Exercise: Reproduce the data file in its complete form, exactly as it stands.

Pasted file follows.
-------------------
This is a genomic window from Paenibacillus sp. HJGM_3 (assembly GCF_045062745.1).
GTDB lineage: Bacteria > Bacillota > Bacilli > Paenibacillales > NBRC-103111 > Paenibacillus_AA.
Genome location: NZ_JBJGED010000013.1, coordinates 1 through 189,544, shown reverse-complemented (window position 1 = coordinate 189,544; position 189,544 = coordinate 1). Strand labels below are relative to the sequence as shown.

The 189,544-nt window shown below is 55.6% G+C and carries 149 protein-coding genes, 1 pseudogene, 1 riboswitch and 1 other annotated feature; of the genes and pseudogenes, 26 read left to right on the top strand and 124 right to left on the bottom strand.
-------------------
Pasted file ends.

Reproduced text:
This is a genomic window from Paenibacillus sp. HJGM_3 (assembly GCF_045062745.1).
GTDB lineage: Bacteria > Bacillota > Bacilli > Paenibacillales > NBRC-103111 > Paenibacillus_AA.
Genome location: NZ_JBJGED010000013.1, coordinates 1 through 189,544, shown reverse-complemented (window position 1 = coordinate 189,544; position 189,544 = coordinate 1). Strand labels below are relative to the sequence as shown.

The 189,544-nt window shown below is 55.6% G+C and carries 149 protein-coding genes, 1 pseudogene, 1 riboswitch and 1 other annotated feature; of the genes and pseudogenes, 26 read left to right on the top strand and 124 right to left on the bottom strand.